Since you state that one of your father’s ships was sunk during the war, and clearly WAIMEA was not that ship, it must be that the ship you identify as SERGEANT MAJOR was the one that sank. However, I can find no evidence of a ship by that name, including among those known to have been sunk or damaged during World War II (see http://www.usmm.org/sunkaz.html#anchor29645).
There were two ships with distantly similar names that were both sunk in 1942: MAJOR GENERAL HENRY GIBBINS and MAJOR WHEELER but no ship named SERGEANT MAJOR.
If you want to pursue the name of this second ship, I suggest that you obtain your father’s complete service record, which should include the names of the ships in which he served and applicable dates. See this page within the Armed Guard website that I manage, http://armed-guard.com/searchmil.html. It is not clear from your message whether your father was in the U.S. Navy Armed Guard or whether he was in the U.S. merchant marine. Depending on that, the page offers two different paths to obtaining his service record.
If he was in the Armed Guard, see in particular on the above page section II.A.1 - Records of Individuals, Military, for instructions on requesting a copy of his records. You will have to contact the National Personnel Records Center in St. Louis, MO, and provide as much identifying information as you have (name, date and place of birth, date and place of death, Social Security Number, military ID number ["serial number"], etc.). The page has links to all of the information you will need to request his records, including a required form. There will be a fee for researching, photocopying and mailing the records but the Records Center staff will alert you to the cost before beginning work.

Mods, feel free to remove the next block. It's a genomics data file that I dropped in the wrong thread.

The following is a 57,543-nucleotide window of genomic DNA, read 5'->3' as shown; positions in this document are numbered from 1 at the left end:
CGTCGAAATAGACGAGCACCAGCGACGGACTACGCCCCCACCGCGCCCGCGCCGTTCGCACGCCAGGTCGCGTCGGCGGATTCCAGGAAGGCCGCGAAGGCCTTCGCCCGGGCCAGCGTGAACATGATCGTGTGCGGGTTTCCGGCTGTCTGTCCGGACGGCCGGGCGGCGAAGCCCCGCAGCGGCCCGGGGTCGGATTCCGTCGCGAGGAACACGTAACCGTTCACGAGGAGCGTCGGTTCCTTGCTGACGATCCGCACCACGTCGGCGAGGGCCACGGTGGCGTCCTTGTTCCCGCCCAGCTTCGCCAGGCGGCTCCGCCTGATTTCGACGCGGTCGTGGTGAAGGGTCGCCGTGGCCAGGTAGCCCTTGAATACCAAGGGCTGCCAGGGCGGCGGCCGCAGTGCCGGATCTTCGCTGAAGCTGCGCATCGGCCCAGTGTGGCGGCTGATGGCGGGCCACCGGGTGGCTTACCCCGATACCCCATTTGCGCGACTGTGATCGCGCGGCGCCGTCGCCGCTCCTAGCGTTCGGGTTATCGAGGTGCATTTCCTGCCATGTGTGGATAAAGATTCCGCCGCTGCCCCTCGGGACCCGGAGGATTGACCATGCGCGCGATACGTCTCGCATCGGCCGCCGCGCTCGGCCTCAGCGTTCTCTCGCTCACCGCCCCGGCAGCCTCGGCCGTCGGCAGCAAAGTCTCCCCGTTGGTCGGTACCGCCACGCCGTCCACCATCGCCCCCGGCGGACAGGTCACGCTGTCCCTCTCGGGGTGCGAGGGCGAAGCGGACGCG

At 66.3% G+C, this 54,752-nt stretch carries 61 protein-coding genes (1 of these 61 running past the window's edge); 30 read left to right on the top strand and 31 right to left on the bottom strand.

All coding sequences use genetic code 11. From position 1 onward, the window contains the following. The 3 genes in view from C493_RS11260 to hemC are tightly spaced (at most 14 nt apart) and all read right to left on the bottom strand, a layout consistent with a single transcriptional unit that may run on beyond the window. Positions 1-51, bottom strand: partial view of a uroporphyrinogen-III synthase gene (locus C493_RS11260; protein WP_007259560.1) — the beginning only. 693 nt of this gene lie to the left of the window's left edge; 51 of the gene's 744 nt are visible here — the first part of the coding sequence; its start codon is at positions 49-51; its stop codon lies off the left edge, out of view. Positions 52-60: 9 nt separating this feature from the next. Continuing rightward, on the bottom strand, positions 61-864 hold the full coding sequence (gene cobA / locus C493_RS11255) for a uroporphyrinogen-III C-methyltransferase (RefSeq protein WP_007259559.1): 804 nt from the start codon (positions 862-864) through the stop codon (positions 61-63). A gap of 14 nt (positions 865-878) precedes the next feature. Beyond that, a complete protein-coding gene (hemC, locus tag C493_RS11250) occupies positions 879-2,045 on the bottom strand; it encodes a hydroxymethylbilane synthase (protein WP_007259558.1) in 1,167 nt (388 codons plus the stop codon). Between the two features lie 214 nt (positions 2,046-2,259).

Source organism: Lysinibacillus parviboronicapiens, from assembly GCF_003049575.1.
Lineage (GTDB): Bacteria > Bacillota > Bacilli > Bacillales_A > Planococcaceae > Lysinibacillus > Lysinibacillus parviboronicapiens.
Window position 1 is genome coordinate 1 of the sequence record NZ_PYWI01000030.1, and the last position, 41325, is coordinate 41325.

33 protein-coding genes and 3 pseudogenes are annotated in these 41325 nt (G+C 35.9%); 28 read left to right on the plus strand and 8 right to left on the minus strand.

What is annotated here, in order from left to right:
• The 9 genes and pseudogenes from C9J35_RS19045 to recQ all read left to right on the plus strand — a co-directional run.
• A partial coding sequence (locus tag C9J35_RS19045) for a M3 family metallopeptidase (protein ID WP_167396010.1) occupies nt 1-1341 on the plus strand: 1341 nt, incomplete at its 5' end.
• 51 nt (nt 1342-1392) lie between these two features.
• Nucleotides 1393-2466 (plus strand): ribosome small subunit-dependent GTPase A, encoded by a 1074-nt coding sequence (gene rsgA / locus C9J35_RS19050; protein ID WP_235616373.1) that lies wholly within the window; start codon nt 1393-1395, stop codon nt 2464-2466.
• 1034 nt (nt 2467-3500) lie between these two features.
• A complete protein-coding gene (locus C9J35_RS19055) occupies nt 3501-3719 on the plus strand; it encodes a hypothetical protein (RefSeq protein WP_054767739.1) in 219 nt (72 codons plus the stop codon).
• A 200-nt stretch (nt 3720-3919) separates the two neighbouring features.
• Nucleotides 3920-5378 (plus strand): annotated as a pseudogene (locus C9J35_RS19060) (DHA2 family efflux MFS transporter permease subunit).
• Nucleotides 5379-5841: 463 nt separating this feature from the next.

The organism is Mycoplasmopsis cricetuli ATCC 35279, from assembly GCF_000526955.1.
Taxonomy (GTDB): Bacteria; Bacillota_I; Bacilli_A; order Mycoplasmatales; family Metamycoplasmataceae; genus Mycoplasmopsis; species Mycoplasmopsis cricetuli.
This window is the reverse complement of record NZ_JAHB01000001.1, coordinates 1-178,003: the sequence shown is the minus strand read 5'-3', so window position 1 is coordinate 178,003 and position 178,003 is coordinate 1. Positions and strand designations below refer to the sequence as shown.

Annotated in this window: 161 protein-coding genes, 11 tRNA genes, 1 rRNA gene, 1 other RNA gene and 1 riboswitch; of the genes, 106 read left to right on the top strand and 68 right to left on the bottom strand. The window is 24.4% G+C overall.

If your father was in the merchant marine, see on the same page section II.A.2. Records of Individuals – Merchant Marine. In this case you will have to contact the U.S. Coast Guard’s National Maritime Center in Martinsburg, West Virginia. The Coast Guard was and is responsible for issuing certain documents ("seaman's papers") and officers’ licenses to U.S. merchant mariners, so they should have information about your father if he was a merchant mariner. Again you will need to provide as much identifying information as possible about your father. And likewise there will be a fee involved.
Ron Carlson, Webmaster
Armed Guard / Merchant Marine website